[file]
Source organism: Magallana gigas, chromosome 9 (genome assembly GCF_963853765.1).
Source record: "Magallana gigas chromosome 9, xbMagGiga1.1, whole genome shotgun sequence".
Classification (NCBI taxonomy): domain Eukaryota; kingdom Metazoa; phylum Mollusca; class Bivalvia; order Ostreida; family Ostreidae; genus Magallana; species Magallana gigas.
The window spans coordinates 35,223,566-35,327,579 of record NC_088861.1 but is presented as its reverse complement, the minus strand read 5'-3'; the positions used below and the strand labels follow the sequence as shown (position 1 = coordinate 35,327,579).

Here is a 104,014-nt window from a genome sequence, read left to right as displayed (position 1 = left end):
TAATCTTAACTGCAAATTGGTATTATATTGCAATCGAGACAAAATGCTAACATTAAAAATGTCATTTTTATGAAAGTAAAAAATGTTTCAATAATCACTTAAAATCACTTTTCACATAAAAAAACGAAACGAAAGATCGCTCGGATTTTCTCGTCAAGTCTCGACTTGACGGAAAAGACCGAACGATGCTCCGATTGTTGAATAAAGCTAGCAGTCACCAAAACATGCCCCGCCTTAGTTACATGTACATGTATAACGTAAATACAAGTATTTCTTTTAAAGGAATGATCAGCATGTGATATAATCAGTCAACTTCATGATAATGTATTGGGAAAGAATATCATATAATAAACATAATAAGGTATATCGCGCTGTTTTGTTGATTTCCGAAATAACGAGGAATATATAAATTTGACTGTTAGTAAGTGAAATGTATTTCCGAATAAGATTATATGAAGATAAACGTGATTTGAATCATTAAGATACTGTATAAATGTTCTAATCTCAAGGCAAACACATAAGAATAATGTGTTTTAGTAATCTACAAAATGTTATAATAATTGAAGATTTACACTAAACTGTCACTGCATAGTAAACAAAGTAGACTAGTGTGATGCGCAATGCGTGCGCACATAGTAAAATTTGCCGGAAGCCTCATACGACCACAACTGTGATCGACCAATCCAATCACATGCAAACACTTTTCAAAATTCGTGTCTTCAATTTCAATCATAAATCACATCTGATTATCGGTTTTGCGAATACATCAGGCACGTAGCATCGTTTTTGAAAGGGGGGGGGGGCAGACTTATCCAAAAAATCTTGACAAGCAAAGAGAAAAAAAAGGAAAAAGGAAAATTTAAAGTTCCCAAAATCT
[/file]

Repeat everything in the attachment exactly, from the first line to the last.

Source organism: Magallana gigas, chromosome 9 (genome assembly GCF_963853765.1).
Source record: "Magallana gigas chromosome 9, xbMagGiga1.1, whole genome shotgun sequence".
Classification (NCBI taxonomy): domain Eukaryota; kingdom Metazoa; phylum Mollusca; class Bivalvia; order Ostreida; family Ostreidae; genus Magallana; species Magallana gigas.
The window spans coordinates 35,223,566-35,327,579 of record NC_088861.1 but is presented as its reverse complement, the minus strand read 5'-3'; the positions used below and the strand labels follow the sequence as shown (position 1 = coordinate 35,327,579).

Here is a 104,014-nt window from a genome sequence, read left to right as displayed (position 1 = left end):
TAATCTTAACTGCAAATTGGTATTATATTGCAATCGAGACAAAATGCTAACATTAAAAATGTCATTTTTATGAAAGTAAAAAATGTTTCAATAATCACTTAAAATCACTTTTCACATAAAAAAACGAAACGAAAGATCGCTCGGATTTTCTCGTCAAGTCTCGACTTGACGGAAAAGACCGAACGATGCTCCGATTGTTGAATAAAGCTAGCAGTCACCAAAACATGCCCCGCCTTAGTTACATGTACATGTATAACGTAAATACAAGTATTTCTTTTAAAGGAATGATCAGCATGTGATATAATCAGTCAACTTCATGATAATGTATTGGGAAAGAATATCATATAATAAACATAATAAGGTATATCGCGCTGTTTTGTTGATTTCCGAAATAACGAGGAATATATAAATTTGACTGTTAGTAAGTGAAATGTATTTCCGAATAAGATTATATGAAGATAAACGTGATTTGAATCATTAAGATACTGTATAAATGTTCTAATCTCAAGGCAAACACATAAGAATAATGTGTTTTAGTAATCTACAAAATGTTATAATAATTGAAGATTTACACTAAACTGTCACTGCATAGTAAACAAAGTAGACTAGTGTGATGCGCAATGCGTGCGCACATAGTAAAATTTGCCGGAAGCCTCATACGACCACAACTGTGATCGACCAATCCAATCACATGCAAACACTTTTCAAAATTCGTGTCTTCAATTTCAATCATAAATCACATCTGATTATCGGTTTTGCGAATACATCAGGCACGTAGCATCGTTTTTGAAAGGGGGGGGGGGCAGACTTATCCAAAAAATCTTGACAAGCAAAGAGAAAAAAAAGGAAAAAGGAAAATTTAAAGTTCCCAAAATCT